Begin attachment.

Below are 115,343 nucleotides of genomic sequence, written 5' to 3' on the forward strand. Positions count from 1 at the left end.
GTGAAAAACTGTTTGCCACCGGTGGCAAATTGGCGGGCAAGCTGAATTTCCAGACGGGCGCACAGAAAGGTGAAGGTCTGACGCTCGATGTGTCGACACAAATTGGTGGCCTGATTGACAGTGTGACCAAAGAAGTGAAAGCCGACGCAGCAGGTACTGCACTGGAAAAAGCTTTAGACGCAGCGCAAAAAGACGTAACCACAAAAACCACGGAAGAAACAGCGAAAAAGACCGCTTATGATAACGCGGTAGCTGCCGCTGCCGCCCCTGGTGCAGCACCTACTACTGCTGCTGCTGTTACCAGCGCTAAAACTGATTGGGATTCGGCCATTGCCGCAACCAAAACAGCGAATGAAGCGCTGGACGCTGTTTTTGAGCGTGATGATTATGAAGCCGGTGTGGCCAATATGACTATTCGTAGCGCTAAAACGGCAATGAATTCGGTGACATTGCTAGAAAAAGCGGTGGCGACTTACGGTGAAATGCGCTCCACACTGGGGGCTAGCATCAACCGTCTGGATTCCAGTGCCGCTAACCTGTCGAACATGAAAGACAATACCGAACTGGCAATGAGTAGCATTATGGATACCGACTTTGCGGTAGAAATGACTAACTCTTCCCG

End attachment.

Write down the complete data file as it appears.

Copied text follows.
Below are 115,343 nucleotides of genomic sequence, written 5' to 3' on the forward strand. Positions count from 1 at the left end.
GTGAAAAACTGTTTGCCACCGGTGGCAAATTGGCGGGCAAGCTGAATTTCCAGACGGGCGCACAGAAAGGTGAAGGTCTGACGCTCGATGTGTCGACACAAATTGGTGGCCTGATTGACAGTGTGACCAAAGAAGTGAAAGCCGACGCAGCAGGTACTGCACTGGAAAAAGCTTTAGACGCAGCGCAAAAAGACGTAACCACAAAAACCACGGAAGAAACAGCGAAAAAGACCGCTTATGATAACGCGGTAGCTGCCGCTGCCGCCCCTGGTGCAGCACCTACTACTGCTGCTGCTGTTACCAGCGCTAAAACTGATTGGGATTCGGCCATTGCCGCAACCAAAACAGCGAATGAAGCGCTGGACGCTGTTTTTGAGCGTGATGATTATGAAGCCGGTGTGGCCAATATGACTATTCGTAGCGCTAAAACGGCAATGAATTCGGTGACATTGCTAGAAAAAGCGGTGGCGACTTACGGTGAAATGCGCTCCACACTGGGGGCTAGCATCAACCGTCTGGATTCCAGTGCCGCTAACCTGTCGAACATGAAAGACAATACCGAACTGGCAATGAGTAGCATTATGGATACCGACTTTGCGGTAGAAATGACTAACTCTTCCCG